You might assume your RAW processing software shows you everything captured by the camera, but that’s not always the case. Where the camera is applying digital lens corrections, there may be more ‘image’ outside the regular image area that you wouldn’t normally see.
This extra image area has been captured by the camera’s lens and sensor but discarded by the firmware as being outside of the design parameters of the lens and camera’s digital corrections… or simply doesn’t fit the camera’s native aspect ratio.
It depends on your RAW processing software. All processors will respect the image crop embedded in the photo by the camera, but sometimes the software will be able to show the wider image area still present in the RAW file.
The image in this example shows this taken to the extreme. It was shot on a Panasonic TZ200, a camera with a 1-inch sensor that has a 3:2 native aspect ratio and a 15x optical zoom.
This extended zoom range is made possible by the camera’s digital lens corrections, which are embedded not just in its JPEGs but in its RAW files too. These have an embedded crop that excluded distorted areas outside the corrected image area. Most RAW processors respect this embedded crop, as does Capture One, but where Capture One differs is that it will also display the image area outside the crop.
1. The embedded image crop
This is a RAW image opened in Capture One. It looks undistorted and perfectly normal. If you take a look over at the thumbnail browser on the far right, however, you’ll see that the thumbnail looks far from normal. It actually shows a far wider image cropped to a central portion (Capture One always displays cropped areas in its thumbnails).
2. The ‘hidden’ image areas
Sure enough, if I swap to the Crop tool, I can see in the main Viewer window that there are large areas of image outside the default crop area. They might be distorted and unusable, but I won’t know until I manually extend the crop boundaries.
3. The full ‘uncropped’ image
This is very interesting! It turns out that the camera has actually captured a much wider angle of view than it displays. Unfortunately, in this instance the extra areas are heavily distorted – it’s an indication of the extreme design used by Panasonic for this lens, and the extreme corrections it’s using to produce undistorted images across this zoom range. It’s pretty obvious that while I can steal a little extra undistorted height from the image, and just a little from the edges, the distortion quickly takes hold and renders the outer edges unusuable.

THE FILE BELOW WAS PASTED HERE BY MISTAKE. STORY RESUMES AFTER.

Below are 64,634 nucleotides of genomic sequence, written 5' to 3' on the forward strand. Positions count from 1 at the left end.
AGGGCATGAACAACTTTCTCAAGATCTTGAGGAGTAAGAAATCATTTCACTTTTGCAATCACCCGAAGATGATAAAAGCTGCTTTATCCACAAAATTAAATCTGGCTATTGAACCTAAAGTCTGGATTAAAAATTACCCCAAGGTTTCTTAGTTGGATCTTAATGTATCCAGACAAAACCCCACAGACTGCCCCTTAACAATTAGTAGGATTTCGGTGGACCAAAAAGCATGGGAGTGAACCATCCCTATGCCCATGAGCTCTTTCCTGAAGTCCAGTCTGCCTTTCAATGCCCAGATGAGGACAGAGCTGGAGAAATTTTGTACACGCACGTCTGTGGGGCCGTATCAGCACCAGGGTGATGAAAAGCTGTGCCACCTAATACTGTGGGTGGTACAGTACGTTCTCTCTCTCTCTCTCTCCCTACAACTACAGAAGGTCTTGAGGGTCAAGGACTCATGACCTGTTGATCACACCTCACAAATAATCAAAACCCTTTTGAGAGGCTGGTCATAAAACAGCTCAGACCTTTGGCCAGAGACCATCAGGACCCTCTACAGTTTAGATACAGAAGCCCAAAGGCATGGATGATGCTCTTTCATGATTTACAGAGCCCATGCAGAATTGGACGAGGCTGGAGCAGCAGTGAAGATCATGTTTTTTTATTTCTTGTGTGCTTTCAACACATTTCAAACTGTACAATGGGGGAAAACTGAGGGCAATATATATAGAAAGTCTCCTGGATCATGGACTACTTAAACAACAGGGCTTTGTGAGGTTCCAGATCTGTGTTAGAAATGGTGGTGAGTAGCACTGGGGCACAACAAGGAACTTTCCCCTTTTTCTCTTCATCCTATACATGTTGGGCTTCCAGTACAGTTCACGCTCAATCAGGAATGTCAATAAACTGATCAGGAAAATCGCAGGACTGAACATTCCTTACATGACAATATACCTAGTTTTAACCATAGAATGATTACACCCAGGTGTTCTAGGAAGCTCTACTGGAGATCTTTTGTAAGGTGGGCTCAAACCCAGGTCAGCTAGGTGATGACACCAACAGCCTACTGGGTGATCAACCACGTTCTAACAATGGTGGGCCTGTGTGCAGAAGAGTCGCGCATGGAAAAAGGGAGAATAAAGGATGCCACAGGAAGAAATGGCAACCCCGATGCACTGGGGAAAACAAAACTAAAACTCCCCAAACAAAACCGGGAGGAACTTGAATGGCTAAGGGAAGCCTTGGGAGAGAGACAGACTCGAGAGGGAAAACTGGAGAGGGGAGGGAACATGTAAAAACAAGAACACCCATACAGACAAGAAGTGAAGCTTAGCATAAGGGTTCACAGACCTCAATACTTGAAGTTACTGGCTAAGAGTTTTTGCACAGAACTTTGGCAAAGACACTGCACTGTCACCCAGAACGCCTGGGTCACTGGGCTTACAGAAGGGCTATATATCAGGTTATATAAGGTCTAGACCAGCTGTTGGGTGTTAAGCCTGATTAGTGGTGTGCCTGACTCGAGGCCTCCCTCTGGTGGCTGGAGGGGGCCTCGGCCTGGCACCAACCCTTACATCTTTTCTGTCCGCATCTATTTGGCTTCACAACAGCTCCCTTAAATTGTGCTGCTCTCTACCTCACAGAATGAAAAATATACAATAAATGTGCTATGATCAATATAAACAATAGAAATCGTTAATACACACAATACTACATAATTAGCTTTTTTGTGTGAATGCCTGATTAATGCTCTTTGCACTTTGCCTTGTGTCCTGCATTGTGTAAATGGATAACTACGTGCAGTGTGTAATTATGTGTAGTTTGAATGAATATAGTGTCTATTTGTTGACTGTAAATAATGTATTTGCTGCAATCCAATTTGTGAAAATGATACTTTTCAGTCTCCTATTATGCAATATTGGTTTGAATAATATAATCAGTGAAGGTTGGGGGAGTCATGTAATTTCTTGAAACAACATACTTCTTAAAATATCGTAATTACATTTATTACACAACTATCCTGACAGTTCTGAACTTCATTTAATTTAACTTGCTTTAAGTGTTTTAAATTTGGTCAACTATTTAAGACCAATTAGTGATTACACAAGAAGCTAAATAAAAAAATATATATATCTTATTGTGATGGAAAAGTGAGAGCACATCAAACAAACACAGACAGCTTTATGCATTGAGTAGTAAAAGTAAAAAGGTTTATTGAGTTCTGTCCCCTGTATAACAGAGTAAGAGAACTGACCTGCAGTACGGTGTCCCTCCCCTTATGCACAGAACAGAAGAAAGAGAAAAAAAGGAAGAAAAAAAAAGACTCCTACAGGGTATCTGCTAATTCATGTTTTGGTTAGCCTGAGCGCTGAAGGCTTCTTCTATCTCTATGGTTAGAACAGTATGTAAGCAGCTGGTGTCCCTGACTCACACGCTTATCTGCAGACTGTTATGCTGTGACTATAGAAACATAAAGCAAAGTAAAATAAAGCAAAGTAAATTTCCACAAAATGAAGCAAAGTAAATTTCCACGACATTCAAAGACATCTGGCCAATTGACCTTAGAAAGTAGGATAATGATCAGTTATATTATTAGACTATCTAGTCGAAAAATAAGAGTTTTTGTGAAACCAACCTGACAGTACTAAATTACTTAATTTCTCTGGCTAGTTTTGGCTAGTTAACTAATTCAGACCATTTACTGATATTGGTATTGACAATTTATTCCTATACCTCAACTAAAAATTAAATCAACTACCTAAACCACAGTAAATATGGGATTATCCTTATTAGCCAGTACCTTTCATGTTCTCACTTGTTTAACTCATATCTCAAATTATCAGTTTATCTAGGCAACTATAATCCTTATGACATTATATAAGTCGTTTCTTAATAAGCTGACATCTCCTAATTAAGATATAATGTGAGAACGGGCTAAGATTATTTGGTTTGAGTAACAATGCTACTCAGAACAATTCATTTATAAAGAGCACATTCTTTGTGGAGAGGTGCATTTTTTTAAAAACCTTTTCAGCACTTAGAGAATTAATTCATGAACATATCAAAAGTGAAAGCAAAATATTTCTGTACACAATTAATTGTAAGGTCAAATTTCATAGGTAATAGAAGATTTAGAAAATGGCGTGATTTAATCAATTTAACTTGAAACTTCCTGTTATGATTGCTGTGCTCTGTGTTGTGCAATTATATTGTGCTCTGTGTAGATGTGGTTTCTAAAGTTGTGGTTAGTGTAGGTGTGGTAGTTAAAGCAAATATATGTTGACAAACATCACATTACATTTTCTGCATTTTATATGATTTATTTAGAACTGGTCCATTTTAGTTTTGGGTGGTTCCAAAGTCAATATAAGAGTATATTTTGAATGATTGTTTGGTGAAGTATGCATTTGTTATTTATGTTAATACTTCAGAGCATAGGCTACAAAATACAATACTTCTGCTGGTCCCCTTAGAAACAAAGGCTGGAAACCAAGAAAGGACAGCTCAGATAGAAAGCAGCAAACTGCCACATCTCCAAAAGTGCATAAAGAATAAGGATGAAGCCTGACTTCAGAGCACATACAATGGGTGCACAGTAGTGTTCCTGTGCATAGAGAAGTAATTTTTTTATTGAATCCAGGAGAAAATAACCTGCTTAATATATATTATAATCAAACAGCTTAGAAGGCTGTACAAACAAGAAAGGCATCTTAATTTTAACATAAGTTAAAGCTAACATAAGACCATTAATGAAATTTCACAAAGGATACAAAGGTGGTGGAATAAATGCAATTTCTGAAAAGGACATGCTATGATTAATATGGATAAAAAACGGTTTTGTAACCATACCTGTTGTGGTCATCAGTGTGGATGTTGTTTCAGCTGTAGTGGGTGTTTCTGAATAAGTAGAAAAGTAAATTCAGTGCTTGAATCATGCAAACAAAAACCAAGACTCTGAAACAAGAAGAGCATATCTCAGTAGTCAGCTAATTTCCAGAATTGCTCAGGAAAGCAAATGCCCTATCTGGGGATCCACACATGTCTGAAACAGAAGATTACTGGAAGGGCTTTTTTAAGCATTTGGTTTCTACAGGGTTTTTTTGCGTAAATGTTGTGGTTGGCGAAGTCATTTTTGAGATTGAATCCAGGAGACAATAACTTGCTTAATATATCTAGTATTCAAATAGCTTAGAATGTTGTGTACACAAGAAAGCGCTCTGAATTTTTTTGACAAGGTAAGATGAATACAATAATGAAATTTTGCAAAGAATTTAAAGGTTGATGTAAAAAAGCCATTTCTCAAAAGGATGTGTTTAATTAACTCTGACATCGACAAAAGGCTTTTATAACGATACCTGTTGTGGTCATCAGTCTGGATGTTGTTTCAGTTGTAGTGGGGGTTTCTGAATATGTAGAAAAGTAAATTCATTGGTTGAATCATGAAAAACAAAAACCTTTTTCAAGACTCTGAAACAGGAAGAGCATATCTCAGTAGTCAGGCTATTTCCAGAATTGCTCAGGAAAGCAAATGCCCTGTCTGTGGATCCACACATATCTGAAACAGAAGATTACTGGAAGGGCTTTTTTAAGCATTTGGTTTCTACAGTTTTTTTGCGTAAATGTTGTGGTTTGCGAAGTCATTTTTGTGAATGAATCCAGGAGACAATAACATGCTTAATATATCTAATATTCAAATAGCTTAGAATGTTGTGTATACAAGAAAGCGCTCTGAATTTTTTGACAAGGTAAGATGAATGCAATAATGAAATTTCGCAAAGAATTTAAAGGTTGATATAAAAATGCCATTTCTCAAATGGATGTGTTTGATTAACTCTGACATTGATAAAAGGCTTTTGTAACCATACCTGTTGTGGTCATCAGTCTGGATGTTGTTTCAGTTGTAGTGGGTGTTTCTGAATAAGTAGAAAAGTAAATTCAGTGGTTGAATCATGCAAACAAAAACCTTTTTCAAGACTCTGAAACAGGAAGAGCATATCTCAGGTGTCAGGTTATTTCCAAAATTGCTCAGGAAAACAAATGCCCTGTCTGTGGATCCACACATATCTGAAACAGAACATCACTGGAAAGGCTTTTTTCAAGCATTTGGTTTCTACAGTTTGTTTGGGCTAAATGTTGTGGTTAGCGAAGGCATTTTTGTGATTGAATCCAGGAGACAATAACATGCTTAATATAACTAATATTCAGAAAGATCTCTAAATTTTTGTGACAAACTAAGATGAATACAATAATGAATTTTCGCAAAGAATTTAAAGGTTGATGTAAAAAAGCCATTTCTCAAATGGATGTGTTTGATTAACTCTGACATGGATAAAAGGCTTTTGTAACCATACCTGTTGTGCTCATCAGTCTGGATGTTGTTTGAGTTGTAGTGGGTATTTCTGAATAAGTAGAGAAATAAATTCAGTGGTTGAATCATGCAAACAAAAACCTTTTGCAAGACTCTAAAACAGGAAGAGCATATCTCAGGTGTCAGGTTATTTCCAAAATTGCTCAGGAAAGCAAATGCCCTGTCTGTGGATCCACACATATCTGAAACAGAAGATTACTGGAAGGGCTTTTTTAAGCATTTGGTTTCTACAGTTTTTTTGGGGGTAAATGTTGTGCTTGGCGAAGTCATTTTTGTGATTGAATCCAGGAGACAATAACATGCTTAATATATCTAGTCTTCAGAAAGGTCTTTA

So just how useful is this?
It depends on the camera and the lens. Generally, I’ve found that this extra crop area is revealed only with cameras that embed correction data directly in the RAW files – typically mirrorless cameras and high-end compacts – and you can only recover extra image area at or near the lens’s shortest focal length.
Some lenses cut it pretty tight. I have a Sony E 18-135mm f/3.5-5.6 which is a great lens but leans very heavily on its digital corrections. I can squeeze a little extra image area out of wideangle shots, but the corners quickly darken in a way that vignetting corrections can’t fix.
I also have an Olympus M.Zuiko 12-40mm f/2.8 Pro lens which offers about 20% extra image area at its wideangle setting in Capture One and without distortion. I can get a little extra in DxO PhotoLab too. These are not insignificant differences. It means that the Olympus’s 24mm equivalent lens can actually deliver an angle of view closer to at 22mm or 23mm lens.
The other time I have found this really useful is with my favorite travel camera, a Fujifilm X-30. Its 28mm equivalent widest zoom setting is often not quite enough, but Capture One can reveal just that little bit more at the edges – and also delivers a slightly wider aspect ratio in the process. That’s fine by me because I find the X30’s native 4:3 ratio a little ‘oversquare’ for horizontal format images.